OpenAI co-founder Ilya Sutskever’s new startup aims to create ‘safe superintelligence’

OpenAI co-founder Ilya Sutskever – who last month quit the GPT creator – has unveiled his next gig: an outfit dubbed Safe Superintelligence Inc. that aims to produce a product of the same name – without the “Inc.”

The startup currently appears to comprise not much more than three people, a static HTML web page, a social media presence, and a mission.

The web page reads: “Superintelligence is within reach. Building safe superintelligence (SSI) is the most important technical problem of our time.”

“We have started the world’s first straight-shot SSI lab, with one goal and one product: a safe superintelligence.”

Building an SSI “is our mission, our name, and our entire product roadmap, because it is our sole focus. Our team, investors, and business model are all aligned to achieve SSI.”

Who are those investors? The page doesn’t indicate. Ditto the business model. The page is signed by Sutskever, Daniel Gross (Apple’s former AI boss) and Daniel Levy, another alum of OpenAI.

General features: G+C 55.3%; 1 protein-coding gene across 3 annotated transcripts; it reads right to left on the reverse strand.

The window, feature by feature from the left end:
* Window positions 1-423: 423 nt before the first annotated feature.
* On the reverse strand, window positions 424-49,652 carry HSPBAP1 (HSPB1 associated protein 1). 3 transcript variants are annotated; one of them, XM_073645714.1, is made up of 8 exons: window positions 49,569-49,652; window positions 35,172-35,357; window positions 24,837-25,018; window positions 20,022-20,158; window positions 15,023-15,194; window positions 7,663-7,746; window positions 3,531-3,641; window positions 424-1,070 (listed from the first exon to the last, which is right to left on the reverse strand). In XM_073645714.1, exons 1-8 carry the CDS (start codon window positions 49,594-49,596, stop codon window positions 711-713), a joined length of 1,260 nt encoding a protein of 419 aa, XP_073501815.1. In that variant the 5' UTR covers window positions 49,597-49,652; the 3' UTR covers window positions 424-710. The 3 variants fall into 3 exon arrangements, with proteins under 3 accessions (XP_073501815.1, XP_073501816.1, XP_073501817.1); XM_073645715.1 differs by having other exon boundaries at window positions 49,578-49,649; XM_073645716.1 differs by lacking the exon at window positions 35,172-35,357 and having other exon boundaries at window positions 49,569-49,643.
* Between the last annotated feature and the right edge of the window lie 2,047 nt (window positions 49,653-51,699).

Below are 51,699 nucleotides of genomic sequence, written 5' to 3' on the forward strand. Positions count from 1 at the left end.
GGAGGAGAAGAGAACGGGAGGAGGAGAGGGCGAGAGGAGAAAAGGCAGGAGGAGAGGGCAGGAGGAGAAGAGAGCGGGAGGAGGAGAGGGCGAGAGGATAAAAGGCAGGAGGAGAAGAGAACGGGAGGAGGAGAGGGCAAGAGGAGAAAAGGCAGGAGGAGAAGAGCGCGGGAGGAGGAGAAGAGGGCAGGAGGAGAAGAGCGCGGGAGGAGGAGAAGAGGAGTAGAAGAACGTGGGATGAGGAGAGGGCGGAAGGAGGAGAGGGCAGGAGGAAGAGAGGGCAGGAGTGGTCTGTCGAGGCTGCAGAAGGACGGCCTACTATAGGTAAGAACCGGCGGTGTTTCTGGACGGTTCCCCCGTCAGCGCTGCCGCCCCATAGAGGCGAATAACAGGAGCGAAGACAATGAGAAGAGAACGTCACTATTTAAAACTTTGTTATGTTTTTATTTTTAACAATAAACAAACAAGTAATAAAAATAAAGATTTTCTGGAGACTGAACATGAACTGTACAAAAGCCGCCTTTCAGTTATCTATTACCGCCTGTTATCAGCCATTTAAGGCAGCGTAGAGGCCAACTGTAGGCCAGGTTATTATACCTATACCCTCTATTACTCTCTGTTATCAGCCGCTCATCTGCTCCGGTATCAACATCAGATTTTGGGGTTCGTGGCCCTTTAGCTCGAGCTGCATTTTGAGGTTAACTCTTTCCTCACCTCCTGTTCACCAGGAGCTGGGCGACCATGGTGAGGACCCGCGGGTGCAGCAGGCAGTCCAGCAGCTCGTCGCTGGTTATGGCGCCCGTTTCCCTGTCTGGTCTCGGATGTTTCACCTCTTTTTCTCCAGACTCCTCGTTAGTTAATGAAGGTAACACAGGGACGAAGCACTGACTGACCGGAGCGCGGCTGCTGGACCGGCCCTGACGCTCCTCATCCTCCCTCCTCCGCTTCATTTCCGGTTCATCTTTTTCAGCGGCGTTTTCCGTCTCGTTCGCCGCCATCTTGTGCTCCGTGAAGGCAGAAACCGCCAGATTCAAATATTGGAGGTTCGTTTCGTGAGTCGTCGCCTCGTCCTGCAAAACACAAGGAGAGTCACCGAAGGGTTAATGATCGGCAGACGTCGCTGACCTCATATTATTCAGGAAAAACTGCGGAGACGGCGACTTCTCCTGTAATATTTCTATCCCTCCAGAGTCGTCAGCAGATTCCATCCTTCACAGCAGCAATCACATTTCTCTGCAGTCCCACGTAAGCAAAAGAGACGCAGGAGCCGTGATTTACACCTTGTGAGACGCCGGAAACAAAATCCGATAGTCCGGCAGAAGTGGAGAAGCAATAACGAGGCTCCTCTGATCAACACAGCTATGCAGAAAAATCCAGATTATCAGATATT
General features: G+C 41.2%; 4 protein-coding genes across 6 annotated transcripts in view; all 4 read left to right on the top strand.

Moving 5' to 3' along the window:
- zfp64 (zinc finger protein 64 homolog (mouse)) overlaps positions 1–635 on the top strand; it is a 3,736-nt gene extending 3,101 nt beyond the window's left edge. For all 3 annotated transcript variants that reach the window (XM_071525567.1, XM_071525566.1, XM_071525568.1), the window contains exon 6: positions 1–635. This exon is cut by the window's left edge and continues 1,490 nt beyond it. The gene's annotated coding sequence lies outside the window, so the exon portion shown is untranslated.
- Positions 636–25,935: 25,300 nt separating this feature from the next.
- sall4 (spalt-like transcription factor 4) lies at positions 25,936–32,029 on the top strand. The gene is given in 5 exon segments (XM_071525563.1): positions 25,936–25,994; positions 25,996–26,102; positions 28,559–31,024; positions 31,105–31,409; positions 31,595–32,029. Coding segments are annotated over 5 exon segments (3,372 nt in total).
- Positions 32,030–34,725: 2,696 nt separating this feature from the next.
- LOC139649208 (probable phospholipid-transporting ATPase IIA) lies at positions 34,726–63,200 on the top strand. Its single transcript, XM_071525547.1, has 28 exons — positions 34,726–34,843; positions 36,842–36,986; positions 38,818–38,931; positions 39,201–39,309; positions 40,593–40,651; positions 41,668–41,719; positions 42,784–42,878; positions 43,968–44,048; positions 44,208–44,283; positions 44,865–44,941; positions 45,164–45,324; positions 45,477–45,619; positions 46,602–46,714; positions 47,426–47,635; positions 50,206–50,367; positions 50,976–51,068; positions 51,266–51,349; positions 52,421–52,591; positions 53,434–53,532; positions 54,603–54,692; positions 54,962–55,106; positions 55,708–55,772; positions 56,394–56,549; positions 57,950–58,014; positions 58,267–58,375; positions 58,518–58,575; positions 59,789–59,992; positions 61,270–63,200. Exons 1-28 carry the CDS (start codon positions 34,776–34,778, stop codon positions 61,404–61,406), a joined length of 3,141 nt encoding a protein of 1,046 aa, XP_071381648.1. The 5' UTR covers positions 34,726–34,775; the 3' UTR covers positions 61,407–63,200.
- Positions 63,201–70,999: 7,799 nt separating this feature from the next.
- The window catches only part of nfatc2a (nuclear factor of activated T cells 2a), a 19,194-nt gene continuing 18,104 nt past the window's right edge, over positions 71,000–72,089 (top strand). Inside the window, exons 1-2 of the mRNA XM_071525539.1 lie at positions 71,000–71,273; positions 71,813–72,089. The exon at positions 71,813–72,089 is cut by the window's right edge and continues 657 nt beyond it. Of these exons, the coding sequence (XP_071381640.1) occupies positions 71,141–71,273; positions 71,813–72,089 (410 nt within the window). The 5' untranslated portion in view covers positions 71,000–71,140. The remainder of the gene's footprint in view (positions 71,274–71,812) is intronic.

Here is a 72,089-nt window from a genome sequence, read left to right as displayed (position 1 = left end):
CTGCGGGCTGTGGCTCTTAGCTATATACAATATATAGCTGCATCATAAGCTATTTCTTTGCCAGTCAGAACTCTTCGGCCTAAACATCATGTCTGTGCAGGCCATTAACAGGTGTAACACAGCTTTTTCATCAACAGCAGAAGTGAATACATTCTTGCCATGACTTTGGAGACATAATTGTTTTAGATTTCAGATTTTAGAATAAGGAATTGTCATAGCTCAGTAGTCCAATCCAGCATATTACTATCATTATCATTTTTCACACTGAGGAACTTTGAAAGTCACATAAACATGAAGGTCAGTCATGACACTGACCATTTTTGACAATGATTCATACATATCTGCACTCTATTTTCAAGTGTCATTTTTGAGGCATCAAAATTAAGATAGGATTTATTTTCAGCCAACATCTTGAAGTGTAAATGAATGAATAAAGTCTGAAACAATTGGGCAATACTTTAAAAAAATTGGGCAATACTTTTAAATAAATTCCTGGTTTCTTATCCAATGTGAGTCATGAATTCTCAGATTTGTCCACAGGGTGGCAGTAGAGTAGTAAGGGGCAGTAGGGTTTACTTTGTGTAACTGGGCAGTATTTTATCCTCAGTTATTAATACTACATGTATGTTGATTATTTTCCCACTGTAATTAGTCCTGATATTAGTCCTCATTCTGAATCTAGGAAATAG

So that’s a team of three. SSI is also “assembling a lean, cracked [sic] team of the world’s best engineers and researchers dedicated to focusing on SSI and nothing else.” Members of the team will work in Palo Alto and Tel Aviv, Israel.

The web page also offers the following glimpse of the company’s intentions:

The mention of putting safety ahead of product cycles is notable, as OpenAI has attracted criticism for its approach to AI safety, leading it to create a Safety and Security Committee.

When Sutskever left Open AI, he wrote “I’m confident that OpenAI will build [artificial general intelligence] AGI that is both safe and beneficial.” SSI’s stated intent suggests that Sutskever isn’t as confident in OpenAI’s approach to the issue as he may at first have indicated and would like to try something else.

No details have been offered regarding what SSI will deliver, when it might arrive, or how it will ensure safety. Which rather makes this launch look like an exercise in what StartupLand likes to call URL: Ubiquity first, Revenue Later. ®


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